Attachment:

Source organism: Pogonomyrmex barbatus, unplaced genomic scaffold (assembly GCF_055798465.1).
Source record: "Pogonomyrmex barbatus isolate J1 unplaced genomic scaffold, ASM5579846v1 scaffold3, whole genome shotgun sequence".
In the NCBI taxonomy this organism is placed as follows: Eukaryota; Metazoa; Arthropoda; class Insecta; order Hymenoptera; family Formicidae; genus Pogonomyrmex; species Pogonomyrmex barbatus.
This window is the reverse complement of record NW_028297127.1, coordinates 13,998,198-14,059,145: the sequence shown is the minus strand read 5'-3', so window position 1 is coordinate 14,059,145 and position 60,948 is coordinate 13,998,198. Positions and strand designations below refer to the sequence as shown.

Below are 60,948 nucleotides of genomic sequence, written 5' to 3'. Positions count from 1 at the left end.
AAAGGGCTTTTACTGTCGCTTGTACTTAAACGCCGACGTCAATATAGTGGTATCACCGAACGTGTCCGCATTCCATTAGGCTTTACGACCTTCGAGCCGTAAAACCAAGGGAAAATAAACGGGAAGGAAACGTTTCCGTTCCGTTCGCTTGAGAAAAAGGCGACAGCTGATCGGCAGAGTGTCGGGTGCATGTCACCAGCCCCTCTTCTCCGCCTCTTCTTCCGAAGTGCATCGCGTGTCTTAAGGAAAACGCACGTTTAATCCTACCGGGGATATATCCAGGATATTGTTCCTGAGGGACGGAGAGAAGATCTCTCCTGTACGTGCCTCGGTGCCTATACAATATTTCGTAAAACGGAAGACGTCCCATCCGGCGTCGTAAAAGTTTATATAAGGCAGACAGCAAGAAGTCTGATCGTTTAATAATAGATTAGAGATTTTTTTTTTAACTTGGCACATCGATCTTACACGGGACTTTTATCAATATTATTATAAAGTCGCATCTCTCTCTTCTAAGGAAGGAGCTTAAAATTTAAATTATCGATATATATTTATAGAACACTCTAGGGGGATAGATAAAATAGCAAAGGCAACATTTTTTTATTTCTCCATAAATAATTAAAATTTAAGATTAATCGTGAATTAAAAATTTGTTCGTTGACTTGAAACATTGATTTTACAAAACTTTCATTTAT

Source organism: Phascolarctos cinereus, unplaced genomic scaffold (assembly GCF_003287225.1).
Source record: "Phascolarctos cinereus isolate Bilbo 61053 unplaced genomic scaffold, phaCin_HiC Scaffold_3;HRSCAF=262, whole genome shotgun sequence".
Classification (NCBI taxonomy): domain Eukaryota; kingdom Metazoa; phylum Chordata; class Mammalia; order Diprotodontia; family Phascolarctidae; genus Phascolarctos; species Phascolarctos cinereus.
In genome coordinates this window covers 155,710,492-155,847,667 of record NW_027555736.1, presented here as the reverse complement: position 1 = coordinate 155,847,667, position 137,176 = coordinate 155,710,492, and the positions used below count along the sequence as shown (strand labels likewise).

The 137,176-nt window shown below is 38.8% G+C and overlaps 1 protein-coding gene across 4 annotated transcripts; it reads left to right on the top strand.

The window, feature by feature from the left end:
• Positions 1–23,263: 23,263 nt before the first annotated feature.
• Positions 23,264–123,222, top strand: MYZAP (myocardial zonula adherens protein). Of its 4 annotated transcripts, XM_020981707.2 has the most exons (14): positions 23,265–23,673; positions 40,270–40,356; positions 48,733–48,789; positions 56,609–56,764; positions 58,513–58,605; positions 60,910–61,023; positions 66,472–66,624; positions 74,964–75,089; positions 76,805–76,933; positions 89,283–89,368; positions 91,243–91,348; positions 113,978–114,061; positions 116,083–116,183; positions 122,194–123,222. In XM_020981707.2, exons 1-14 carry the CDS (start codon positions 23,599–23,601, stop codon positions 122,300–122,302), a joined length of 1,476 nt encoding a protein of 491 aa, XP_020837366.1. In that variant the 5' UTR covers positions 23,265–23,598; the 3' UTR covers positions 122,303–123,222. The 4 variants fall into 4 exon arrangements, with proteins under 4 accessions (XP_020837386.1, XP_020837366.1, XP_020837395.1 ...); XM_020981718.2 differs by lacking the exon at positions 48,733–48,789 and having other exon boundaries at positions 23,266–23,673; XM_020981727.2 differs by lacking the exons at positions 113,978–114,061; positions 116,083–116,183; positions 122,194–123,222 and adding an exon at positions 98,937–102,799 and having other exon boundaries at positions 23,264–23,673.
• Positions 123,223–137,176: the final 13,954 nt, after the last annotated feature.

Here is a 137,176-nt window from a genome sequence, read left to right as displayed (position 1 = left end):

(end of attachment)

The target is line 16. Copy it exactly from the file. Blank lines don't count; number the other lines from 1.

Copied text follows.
Here is a 137,176-nt window from a genome sequence, read left to right as displayed (position 1 = left end):